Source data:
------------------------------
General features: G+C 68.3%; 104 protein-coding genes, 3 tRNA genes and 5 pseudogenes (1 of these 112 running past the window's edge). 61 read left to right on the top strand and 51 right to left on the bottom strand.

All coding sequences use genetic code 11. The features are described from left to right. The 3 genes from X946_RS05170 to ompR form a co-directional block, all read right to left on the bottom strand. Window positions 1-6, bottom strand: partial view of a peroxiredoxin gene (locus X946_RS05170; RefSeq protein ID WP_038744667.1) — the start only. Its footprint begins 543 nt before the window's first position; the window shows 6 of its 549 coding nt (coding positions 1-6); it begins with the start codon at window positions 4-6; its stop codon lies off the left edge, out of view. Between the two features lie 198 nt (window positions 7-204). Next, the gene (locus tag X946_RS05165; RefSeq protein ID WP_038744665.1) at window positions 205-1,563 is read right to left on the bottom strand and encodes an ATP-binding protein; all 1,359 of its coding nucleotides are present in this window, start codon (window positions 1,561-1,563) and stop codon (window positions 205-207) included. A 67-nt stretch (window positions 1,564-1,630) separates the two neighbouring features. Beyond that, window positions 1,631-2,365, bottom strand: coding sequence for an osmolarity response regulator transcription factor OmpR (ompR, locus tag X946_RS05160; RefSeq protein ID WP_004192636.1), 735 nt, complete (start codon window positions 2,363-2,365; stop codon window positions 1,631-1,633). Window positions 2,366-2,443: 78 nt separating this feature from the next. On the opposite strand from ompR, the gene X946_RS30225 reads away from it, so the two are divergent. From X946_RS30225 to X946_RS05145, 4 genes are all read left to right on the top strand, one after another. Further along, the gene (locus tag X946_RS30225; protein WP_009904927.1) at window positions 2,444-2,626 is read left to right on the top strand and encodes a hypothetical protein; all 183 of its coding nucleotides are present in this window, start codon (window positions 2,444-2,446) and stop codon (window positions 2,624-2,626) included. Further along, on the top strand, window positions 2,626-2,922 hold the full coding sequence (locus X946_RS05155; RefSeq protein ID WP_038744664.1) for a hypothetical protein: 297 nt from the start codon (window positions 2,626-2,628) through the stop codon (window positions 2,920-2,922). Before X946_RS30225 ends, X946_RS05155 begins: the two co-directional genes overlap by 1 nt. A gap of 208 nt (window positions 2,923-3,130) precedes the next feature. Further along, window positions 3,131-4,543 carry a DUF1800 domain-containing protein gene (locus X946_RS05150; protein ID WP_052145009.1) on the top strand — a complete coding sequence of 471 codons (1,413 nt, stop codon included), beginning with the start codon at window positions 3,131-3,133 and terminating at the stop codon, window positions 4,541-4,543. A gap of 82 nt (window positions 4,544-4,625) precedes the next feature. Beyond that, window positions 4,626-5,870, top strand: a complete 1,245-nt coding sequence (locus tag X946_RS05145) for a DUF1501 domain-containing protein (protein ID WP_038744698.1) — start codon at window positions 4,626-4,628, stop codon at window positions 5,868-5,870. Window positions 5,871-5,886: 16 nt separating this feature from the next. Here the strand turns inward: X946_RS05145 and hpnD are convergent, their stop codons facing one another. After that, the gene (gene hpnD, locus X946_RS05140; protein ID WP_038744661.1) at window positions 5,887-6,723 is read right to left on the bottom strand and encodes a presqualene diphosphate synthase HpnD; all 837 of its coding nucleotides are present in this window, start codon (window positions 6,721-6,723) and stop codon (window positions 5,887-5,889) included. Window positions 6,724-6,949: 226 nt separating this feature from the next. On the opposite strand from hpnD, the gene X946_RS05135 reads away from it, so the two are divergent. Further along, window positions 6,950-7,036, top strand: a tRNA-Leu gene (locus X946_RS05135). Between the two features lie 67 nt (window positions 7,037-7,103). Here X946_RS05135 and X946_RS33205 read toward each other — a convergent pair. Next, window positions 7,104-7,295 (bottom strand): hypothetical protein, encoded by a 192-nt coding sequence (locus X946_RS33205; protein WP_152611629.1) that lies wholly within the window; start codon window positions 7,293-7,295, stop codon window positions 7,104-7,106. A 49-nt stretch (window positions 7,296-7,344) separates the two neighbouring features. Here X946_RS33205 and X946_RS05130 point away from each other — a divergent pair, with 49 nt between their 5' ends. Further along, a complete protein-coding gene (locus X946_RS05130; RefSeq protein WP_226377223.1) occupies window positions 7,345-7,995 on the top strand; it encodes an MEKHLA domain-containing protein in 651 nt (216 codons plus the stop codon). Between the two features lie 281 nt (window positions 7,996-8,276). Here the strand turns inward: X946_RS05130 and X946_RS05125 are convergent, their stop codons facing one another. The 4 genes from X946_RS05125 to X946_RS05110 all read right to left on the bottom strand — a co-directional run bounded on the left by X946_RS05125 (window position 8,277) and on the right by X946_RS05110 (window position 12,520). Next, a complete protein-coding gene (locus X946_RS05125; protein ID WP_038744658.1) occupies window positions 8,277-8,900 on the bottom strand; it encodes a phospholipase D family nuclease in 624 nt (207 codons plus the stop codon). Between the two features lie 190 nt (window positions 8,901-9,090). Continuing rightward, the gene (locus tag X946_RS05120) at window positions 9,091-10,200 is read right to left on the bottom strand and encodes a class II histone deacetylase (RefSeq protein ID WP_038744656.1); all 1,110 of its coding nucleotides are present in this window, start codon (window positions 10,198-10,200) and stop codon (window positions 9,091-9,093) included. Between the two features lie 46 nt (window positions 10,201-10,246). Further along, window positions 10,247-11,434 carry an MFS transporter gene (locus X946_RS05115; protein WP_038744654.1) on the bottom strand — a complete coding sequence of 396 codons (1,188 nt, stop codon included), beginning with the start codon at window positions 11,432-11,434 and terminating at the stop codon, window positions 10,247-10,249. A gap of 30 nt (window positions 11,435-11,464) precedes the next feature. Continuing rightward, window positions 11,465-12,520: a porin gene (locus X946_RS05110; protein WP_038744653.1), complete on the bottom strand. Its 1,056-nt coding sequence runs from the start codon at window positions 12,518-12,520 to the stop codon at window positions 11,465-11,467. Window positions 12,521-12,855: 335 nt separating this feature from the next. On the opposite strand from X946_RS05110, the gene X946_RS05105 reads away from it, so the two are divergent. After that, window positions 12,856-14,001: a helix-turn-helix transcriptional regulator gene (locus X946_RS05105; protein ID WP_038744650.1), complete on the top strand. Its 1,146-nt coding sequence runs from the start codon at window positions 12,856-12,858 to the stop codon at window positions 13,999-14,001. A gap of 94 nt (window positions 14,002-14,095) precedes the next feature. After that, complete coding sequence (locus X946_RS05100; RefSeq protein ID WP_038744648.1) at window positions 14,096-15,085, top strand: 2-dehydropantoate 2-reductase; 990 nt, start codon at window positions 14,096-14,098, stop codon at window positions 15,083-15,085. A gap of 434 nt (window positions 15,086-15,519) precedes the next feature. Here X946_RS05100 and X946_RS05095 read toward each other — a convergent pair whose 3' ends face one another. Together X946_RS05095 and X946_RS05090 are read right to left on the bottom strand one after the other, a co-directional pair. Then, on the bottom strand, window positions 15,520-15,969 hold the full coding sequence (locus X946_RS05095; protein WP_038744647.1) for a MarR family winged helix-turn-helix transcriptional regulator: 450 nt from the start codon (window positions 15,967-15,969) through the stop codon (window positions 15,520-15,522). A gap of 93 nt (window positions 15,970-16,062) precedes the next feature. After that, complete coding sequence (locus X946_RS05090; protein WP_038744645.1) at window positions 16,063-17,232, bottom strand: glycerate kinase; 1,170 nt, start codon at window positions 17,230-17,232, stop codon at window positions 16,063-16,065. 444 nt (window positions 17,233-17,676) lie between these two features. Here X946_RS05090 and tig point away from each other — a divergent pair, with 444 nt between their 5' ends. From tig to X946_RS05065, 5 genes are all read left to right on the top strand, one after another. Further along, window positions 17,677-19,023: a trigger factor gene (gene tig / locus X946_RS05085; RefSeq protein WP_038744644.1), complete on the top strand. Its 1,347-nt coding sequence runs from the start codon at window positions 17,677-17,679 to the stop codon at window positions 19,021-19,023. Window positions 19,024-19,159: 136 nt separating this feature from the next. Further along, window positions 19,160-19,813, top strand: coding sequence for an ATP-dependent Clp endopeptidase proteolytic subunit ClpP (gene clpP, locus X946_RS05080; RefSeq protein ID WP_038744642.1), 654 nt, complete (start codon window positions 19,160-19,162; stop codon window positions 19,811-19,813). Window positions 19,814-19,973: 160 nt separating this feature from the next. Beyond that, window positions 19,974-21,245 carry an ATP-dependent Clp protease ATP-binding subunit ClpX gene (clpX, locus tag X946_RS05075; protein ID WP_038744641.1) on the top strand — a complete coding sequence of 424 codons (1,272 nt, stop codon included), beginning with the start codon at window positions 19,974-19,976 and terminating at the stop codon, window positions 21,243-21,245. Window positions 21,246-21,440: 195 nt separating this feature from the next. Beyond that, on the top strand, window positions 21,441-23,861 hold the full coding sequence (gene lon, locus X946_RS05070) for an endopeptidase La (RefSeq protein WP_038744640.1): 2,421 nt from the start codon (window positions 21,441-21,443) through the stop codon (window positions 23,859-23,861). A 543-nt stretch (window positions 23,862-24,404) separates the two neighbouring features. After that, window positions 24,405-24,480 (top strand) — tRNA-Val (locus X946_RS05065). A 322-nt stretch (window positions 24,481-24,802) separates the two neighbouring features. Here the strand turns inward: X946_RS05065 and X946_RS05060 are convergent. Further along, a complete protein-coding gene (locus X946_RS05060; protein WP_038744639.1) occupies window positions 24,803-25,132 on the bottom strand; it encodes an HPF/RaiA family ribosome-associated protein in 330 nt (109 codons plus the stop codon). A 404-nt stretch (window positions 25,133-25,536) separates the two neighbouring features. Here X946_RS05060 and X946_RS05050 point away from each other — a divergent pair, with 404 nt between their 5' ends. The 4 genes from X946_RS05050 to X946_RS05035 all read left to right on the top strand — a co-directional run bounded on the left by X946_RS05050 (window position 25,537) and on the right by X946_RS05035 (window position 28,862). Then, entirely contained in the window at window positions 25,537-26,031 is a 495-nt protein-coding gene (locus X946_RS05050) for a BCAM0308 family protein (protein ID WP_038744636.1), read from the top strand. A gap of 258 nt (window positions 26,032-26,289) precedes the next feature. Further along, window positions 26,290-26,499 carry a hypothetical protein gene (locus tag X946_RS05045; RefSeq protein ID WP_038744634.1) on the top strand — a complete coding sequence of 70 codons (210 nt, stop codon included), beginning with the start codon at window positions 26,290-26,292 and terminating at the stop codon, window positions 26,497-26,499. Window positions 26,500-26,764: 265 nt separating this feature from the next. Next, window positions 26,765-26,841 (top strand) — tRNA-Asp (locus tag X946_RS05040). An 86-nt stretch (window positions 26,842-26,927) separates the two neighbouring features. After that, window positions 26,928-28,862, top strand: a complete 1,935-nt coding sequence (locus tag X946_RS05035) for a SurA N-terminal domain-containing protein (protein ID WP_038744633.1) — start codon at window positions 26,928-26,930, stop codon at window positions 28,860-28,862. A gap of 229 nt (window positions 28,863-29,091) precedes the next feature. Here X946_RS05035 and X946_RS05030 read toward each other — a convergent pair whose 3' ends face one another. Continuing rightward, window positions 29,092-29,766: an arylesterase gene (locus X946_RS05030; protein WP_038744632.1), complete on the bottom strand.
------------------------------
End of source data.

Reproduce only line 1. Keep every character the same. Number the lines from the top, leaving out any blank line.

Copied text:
General features: G+C 68.3%; 104 protein-coding genes, 3 tRNA genes and 5 pseudogenes (1 of these 112 running past the window's edge). 61 read left to right on the top strand and 51 right to left on the bottom strand.